I’m not that into “Star Wars,” but I’ll watch any YouTube clip of Carrie Fisher doing a promo interview with her French bulldog Gary and spouting some inappropriately true thing with the hint of a smile spreading across her hard, broad, beautiful face. She’s an aging woman who has no fucks left to give. A quirkier, even more deadpan Lauren Bacall, if you remember her.
I wish she was a dyke. We’re starting to see a few, but they’re mostly young. In that age category, we’ve got Lily Tomlin, and, um, well, Lily Tomlin, who recently played what she is in the acclaimed movie, “Grandma,” an older lesbian apparently based on Downtown dyke poet Eileen Myles, who suddenly finds herself there in the mainstream at age 65.
Myles has also inspired a character on the Amazon series “Transparent,” which is kind of weird, as if this extraordinary writer can only get her props if she serves as her own doppelgänger. She and her double both participated in a firestorm via “Transparent,” in an episode featuring a women’s music festival based on the Michfest, which ended this year largely because it was attacked as transphobic.
Some lesbians hated the “Idlewild” episode outright as a pure display of “contempt for dyke culture.” Others declared that it got some things right, but there were elements of caricature and a completely unnecessary Nazi reference. There weren’t many lesbians (that I saw) who embraced it entirely.
I haven’t seen it, or even been to Michfest, so I can’t judge. But after spending the last couple of years watching dykes respond to everything from TV’s “The L Word” to the new Todd Haynes movie “Carol,” which I haven’t seen either, I’ve started to think more deeply about what it’s like for us dykes to begin to see ourselves represented. Both by outsiders, but also by others in our community.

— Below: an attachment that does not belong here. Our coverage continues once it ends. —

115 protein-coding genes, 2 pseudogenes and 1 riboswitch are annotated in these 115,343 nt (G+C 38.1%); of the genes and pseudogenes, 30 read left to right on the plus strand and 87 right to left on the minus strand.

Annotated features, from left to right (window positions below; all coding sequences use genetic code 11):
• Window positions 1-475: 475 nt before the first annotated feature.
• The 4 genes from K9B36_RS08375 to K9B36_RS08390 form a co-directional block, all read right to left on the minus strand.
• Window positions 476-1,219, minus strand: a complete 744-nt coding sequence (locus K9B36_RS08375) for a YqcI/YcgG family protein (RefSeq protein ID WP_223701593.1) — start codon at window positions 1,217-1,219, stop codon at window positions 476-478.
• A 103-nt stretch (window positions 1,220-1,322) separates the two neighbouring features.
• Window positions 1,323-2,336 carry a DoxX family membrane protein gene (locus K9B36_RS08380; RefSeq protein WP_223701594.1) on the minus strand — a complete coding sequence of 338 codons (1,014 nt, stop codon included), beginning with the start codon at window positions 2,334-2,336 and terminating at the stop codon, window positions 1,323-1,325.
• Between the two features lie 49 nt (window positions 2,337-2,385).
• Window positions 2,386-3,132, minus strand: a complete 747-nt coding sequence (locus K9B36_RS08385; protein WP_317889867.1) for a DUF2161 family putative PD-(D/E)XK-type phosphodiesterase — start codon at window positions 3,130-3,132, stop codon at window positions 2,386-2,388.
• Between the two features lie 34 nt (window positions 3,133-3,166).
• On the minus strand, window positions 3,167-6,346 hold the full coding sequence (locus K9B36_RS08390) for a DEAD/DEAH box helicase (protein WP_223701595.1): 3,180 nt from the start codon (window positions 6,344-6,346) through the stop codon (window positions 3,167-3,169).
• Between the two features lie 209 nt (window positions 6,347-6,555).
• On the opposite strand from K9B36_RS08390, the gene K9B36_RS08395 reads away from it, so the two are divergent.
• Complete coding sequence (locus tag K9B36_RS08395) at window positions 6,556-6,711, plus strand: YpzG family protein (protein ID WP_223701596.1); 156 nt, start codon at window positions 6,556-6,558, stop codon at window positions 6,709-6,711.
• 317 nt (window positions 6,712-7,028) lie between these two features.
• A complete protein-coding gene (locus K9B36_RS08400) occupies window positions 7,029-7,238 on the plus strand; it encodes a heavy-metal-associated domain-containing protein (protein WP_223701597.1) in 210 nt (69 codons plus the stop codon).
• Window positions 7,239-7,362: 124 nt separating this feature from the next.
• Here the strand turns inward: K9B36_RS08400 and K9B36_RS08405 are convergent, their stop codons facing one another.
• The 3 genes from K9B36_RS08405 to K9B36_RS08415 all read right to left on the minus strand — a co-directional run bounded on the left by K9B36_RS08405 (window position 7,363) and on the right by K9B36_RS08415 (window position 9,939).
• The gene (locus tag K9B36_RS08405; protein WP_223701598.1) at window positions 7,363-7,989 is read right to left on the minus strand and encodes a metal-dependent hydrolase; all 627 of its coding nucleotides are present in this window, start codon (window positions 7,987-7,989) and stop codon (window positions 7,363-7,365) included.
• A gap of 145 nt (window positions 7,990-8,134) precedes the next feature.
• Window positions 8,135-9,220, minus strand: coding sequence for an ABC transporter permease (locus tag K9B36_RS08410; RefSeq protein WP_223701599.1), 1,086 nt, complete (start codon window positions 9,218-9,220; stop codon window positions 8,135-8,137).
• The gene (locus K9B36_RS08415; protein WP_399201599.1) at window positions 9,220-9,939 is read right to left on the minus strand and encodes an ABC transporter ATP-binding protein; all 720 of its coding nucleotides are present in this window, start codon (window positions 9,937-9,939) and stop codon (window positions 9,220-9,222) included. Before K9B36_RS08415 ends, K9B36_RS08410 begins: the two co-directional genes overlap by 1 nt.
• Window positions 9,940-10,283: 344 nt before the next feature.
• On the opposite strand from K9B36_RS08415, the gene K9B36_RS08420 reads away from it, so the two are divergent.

Like a lot of us, I’ve spent a lifetime working for, or at least longing for, lesbian visibility. Not just in the streets or in politics, but on big and small screens, in books and paintings, anywhere that might allow us to claim a little space in our own cultures.
Now that we’re finally starting to appear, I’m anxious, squeamish even. Either because the representations have nothing at all to do with me, or because they come pretty close but get important things wrong, or maybe because they get too many things right and I want to protect my peeps from prying eyes and tidy things up for general consumption.
One of the problems is that there’s almost no context to understand lesbian culture, or style, or even bodies. For most of American history, lesbians have barely appeared even as stereotypes. When we finally turned up it was in pulp novels and movies as (white) serial-killing bombshells with equally porny bombshell girlfriends, or as librarians too miserably dowdy to get men, or women either.
Our invisibility is a legacy not just of homophobia and misogyny, but actual laws that made our existence illegal. Until relatively recently, no one was allowed to write knowingly –– or approvingly –– about queers. Born into heterosexual families, we grew up without an oral tradition, only later discovering who we were or what legacies we had to draw on.
Even grown up, we dykes could barely see ourselves, because we faced the additional obstacle of being female. Until recently, unescorted women had little access to public spaces. Even now, we run risks that men don’t. Gay men at least could find each other in cruising spots, public toilets, and eventually bathhouses.
When I gradually came out in the late ‘80s and early ‘90s, I still only had fragments of a history. Poems by Audre Lorde or Adrienne Rich. A few lines from Sappho. Experimental texts by Gertrude Stein, and a postcard photo of her with Alice that I carried around for years and taped up next to my mattress. Gradually I learned about things like potlucks and women’s music festivals. Women’s colleges. Sports clubs. Bars!
And of course I found lesbian activists who had carved out niches in the many social justice movements that excluded them until they started busting out for themselves in street activism, but also whole utopian movements reconsidering economy, language, culture, absolutely everything that shapes a society. But these were dismissed as hilarious failures because “lesbian” was attached to the word “separatist.”
For a while, I wanted to reclaim all this in a kind of natural history museum that might feature rotting Birkenstocks and flannel, because even stereotypes seemed better than nothing at all. But now, what I’d really like to see is a huge film project that takes on the history of lesbians, in the widest interpretation of that word, with the sweeping ambition of “Roots.” It’s not like we lack resources. The Lesbian Herstory Archives in Brooklyn is right there waiting for you.
Kelly Cogswell is the author of “Eating Fire: My Life as a Lesbian Avenger,” from the University of Minnesota Press.